• if fence pacing is bad, fill in area and re-sow or plant with trees and if damage is extreme, re-fence to remove the problem area. If fence pacing continues, review fence placement as this can be a contributing factor.
GMP: Locate and manage farm tracks, gateways, water troughs, self-feeding areas, stock camps, wallows and other sources of run-off to minimise risks to water quality.

How you can do this:

  • Locate and design laneways so that runoff is filtered by a vegetated strip. Design and manage laneways to minimise water ponding, excessive effluent build-up and erosion.
  • In areas exposed to wind erosion, establish shelter belts with trees that will filter the wind and provide added shade and shelter.
  • On tracks, allow for cut-offs and slumps that will take the run off away from streams.
  • Where deer are grazed, identify natural springs and wallows prior to cultivating paddocks and pipe or drain into retired areas.
  • Provide a suitable area away from waterways for safe wallowing of deer.
GMP: To the extent that is compatible with land form, stock class and intensity, exclude stock from waterways.

How you can do this:

  • Plan and prioritise waterway areas (including wetlands) to fence, based on the vulnerability of the land, significance of the waterway and potential to impact water quality.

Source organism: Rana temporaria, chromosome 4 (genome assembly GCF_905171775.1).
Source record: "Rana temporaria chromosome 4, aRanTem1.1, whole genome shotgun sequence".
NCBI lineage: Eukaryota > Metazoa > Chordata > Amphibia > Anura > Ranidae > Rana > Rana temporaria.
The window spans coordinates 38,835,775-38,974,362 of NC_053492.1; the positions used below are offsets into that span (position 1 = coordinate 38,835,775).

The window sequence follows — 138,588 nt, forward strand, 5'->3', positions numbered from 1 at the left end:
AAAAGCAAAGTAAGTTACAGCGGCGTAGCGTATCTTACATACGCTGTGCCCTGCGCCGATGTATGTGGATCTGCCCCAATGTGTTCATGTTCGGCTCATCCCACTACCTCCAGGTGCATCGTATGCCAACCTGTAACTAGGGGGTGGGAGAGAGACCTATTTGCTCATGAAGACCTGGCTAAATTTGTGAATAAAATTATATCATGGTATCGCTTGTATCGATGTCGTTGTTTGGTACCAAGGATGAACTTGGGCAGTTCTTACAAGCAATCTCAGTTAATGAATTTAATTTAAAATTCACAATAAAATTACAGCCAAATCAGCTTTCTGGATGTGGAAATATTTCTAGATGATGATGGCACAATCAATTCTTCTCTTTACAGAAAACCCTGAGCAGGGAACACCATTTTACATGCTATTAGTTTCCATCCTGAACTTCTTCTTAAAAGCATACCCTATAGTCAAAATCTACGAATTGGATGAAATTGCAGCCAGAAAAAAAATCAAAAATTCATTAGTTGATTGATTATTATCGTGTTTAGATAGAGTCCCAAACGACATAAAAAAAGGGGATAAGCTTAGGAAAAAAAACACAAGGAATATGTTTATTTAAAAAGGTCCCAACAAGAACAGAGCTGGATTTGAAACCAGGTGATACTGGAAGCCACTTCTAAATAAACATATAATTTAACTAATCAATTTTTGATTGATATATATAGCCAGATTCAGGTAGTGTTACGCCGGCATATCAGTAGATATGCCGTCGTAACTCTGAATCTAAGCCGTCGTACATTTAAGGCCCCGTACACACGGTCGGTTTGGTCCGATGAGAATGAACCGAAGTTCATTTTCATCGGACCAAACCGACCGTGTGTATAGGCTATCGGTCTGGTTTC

• Use a mix of mitigations and practices to minimise sediment and faecal bacteria losses from farms in hill and high country areas.
  • Actively manage stock, stock density and stock classes adjacent to waterways to reduce risks to water where fencing is not practical.
  • Exclude stock from significant waterways, drains and significant wetlands.
  • Locate and manage crossing of waterways so it will not result in degradation of those waterways.
  • Provide alternative stockwater sources away from waterways where possible.
  • Provide shade and shelter away from waterways where appropriate.
  • Place salt blocks and supplementary feed away from riparian margins.
  • Leave an appropriate buffer to filter runoff, even if only during vulnerable periods.
  • During high risk periods for erosion (e.g. winter grazing, fawn weaning), actively manage stock to prevent slumping, pugging or erosion.
GMP: Monitor soil phosphorus levels and maintain them at or below the agronomic optimum for the farm system.

How you can do this:

  • To determine the level of phosphorus fertiliser needed, conduct regular, ongoing soil testing (Olsen P or an equivalent, recognised soil test) at the block scale to monitor trends, patterns and the impacts of nutrient management decisions.
  • Leave an unfertilised strip as a buffer zone beside creeks, drains and storm water flood zones. Allow more distance as slopes become steeper.

 

More information on the GMPs

Your industry group representatives have developed sector-specific information that expands on the industry agreed Good Management Practices. Visit their website to take a look at some more detail on what’s relevant for your farm.

For more information on reaching GMP for water quality on your farm, call us at 0800 326 636 and ask to speak to your local land management advisor.